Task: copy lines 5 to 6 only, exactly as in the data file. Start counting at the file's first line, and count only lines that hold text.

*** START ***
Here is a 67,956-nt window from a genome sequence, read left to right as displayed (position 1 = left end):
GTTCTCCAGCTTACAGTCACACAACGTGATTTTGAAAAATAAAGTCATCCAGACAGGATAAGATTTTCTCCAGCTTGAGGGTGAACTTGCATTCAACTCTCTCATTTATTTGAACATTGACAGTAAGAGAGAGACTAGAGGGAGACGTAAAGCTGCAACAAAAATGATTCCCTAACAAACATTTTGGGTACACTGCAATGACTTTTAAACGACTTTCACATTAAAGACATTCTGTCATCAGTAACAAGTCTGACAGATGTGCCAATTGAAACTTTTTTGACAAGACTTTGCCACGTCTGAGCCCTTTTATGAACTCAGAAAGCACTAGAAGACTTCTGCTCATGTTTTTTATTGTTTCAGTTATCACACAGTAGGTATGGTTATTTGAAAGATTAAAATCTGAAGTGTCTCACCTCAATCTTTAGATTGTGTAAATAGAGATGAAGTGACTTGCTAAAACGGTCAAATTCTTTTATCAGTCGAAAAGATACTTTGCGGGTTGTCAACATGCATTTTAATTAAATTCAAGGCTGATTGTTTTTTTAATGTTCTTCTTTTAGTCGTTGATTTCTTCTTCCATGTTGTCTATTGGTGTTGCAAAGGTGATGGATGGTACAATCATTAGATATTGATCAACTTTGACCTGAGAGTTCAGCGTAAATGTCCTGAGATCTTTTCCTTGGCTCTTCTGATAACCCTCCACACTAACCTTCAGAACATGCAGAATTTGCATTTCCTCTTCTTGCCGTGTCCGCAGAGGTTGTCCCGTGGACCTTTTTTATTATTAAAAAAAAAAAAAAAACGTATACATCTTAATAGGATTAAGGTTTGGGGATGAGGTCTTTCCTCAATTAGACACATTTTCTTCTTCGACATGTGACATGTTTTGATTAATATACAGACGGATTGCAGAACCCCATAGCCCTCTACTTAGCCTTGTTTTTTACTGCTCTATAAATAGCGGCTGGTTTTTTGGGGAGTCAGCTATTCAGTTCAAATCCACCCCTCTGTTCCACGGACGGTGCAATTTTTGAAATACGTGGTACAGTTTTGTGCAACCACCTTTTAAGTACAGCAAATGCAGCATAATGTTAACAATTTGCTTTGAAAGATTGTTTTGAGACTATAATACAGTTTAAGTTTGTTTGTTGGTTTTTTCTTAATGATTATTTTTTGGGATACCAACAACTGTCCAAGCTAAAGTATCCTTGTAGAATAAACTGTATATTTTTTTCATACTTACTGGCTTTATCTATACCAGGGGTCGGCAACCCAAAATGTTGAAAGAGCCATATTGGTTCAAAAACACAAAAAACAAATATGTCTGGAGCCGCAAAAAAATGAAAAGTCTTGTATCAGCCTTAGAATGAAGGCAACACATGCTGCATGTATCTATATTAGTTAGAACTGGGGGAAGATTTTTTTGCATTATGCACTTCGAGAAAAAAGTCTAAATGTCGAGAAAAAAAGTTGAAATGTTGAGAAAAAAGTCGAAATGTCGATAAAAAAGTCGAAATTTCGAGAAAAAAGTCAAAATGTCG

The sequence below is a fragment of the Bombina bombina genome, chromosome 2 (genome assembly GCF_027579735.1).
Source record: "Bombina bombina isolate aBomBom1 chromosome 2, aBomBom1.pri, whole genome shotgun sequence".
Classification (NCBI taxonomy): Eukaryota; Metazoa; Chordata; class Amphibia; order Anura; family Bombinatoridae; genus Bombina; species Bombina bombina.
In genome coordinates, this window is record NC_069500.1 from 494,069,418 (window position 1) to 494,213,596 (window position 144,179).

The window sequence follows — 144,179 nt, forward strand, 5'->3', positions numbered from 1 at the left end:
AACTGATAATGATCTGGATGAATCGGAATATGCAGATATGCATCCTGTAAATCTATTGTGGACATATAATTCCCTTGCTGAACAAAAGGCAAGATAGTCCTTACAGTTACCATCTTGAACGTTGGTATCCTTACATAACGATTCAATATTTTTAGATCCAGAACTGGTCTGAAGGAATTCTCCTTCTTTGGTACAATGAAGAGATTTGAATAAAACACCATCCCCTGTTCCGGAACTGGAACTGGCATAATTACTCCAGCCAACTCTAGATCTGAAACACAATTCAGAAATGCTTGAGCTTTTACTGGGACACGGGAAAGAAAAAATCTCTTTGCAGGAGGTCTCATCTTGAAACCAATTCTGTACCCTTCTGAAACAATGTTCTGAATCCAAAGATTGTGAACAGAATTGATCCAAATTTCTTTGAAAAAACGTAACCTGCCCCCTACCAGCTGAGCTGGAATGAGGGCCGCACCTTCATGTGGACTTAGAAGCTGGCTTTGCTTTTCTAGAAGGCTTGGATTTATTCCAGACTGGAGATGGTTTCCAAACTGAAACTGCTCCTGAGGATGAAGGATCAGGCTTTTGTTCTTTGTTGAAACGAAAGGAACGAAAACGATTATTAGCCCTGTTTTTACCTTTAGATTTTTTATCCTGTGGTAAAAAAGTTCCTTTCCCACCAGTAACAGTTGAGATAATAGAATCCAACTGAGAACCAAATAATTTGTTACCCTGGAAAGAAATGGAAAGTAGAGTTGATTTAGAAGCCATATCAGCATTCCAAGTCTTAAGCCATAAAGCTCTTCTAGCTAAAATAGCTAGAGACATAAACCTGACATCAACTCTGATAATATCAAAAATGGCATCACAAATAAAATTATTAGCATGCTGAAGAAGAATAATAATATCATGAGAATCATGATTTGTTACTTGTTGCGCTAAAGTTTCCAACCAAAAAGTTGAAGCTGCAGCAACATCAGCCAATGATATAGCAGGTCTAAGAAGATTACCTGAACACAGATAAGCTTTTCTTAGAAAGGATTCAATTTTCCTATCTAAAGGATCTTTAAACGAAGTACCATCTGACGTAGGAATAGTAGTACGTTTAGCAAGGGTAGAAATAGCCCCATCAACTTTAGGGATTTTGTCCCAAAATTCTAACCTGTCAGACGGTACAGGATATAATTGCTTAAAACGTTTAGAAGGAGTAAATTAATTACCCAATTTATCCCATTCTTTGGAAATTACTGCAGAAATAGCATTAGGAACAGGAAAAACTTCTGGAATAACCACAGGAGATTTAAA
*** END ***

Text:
Classification (NCBI taxonomy): Eukaryota; Metazoa; Chordata; class Amphibia; order Anura; family Bombinatoridae; genus Bombina; species Bombina bombina.
In genome coordinates, this window is record NC_069500.1 from 494,069,418 (window position 1) to 494,213,596 (window position 144,179).